So again, Mr. Kildee and I started this campaign a long time ago. We were both on the Budget Committee, and his group had a 2 to 1 majority, and I thought, boy, between the two of us joining together, we really ought to make headway. He and I had 6 frustrating years trying to do very much about it. Last 3 years have gotten better, but we have a long way to go.

And I would turn now to Subcommittee Chairman Mr. Martinez, Ranking Member Mr. Martinez.



Mr. Martinez. Thank you for the elevation and promotion. Thank you, Mr. Chairman, and I join you in welcoming the witnesses that are going to be here before us today. We all look forward to their testimony on a very important topic.

It struck me that as you were speaking, certain ideas were coming into my head, and I don't think you are alone or have ever been alone in wanting to increase the funding to 40 percent required by Federal law. It seems like we in the Federal Government continually set goals for ourselves that we never meet. IDEA isn't the only program that is lacking the promise of funding. Head Start was promised full funding by both Reagan and President Bush, and subsequently by President Clinton, and we have still yet to see that come to fruition.

I would like to echo, like I say, the Chairman's request for additional funding. I think if there is any idea that he has ever come forward that would have unanimous support from both sides of the aisle, I think this one should be it. His desire to see the Congress provide the 40 percent of excess costs is one which all of us on both sides of the aisle fully support. The historic reasons he gave to you earlier for the reauthorization of IDEA last year that put in place a strong statute which deserves our support for additional funding; however, we still have to convince the appropriators that they should come forward with that 40 percent.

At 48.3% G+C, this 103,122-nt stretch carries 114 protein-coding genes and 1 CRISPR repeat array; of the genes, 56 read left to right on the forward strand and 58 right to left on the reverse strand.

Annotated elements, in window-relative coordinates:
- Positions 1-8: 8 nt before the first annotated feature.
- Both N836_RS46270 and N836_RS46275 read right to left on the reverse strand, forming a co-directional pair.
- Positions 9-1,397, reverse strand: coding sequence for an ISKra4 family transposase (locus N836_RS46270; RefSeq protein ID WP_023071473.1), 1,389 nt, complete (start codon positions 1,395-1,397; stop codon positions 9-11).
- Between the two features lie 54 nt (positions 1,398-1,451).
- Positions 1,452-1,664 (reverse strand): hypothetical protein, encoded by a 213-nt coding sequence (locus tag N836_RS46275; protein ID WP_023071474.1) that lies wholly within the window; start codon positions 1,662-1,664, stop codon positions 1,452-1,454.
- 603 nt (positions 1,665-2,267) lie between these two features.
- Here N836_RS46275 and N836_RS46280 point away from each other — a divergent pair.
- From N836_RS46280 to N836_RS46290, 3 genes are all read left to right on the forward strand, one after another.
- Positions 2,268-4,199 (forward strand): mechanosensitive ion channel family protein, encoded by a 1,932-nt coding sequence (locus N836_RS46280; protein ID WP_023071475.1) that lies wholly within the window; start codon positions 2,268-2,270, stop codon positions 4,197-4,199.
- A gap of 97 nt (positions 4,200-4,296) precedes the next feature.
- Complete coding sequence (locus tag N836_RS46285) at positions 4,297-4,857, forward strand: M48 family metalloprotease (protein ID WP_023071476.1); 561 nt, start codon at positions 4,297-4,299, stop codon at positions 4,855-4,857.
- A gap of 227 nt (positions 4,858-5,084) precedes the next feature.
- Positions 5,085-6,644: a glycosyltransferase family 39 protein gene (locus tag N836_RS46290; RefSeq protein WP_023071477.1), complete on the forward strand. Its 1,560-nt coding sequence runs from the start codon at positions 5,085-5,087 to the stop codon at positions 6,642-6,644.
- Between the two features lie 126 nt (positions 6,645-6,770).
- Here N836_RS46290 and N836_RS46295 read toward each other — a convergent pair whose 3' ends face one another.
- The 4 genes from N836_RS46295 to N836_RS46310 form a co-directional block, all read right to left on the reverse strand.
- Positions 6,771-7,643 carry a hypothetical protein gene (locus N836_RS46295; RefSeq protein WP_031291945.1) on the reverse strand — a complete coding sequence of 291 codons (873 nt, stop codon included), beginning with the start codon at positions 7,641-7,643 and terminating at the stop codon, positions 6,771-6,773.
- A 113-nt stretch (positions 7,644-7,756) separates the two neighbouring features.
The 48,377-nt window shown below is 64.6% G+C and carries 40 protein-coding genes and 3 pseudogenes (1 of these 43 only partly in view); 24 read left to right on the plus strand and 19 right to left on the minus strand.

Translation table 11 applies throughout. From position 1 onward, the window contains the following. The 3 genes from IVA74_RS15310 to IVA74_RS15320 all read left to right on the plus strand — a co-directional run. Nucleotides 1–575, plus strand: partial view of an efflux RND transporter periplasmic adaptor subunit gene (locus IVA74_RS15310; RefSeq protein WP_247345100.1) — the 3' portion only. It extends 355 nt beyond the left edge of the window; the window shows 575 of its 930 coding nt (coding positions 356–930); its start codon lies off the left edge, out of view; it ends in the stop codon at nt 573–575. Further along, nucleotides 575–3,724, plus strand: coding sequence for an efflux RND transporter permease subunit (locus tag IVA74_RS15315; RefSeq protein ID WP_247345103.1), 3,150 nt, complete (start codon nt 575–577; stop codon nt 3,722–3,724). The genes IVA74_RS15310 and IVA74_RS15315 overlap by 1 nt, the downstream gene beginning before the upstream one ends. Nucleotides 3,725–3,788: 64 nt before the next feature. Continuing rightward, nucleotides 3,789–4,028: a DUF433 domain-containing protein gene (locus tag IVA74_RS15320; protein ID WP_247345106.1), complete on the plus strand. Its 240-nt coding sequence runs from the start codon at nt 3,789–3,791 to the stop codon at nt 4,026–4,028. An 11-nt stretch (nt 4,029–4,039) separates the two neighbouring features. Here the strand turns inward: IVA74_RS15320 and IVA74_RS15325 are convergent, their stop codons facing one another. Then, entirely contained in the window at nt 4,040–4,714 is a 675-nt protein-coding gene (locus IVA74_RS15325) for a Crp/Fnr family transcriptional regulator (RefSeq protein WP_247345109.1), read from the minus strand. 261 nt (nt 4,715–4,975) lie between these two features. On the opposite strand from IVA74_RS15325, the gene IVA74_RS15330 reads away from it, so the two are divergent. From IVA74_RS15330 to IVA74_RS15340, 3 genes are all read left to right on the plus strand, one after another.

We are an authorizing Committee, and we are sometimes at the whims of the appropriating Committees. I would hope that we would do away with one or the other and have just one Committee that decided the amounts of money that will be spent on each of these programs, and then that would be the final adjunct to the budget, and that would go forward to the President for his signature.

Now, the President is as anyone else, would love to see the 40 percent funding of IDEA. The problem is that in his perspective he has to look at every facet of government and all the priorities that we as Congress have set in his mind as priorities and those that he set for himself as a part of his administration. It is sometimes difficult to balance the budget either way to make monies available; however, I am sure that if a strong message comes forward from the Congress, he will see his way to making sure that it becomes a reality, especially with the support of the community of interest.

Our efforts to provide additional monies for IDEA, however, should not be taken at the expense of other important educational policy initiatives. In our effort to get additional appropriations for IDEA, we should not lose sight of the funding needs of all education programs. Enormous energy and commitment, I know, has been put forward by the Chairman of this Committee in his efforts to gain more funding for IDEA. These efforts should be channeled with those of my old colleagues on our side of the aisle as well as with his who believe that our priorities should be directed towards educational funding. Education, after all, is the most important facet of our life. Without education we will never have the people trained to work the smart bombs that we spend so much money building. I believe that education is our first line of defense.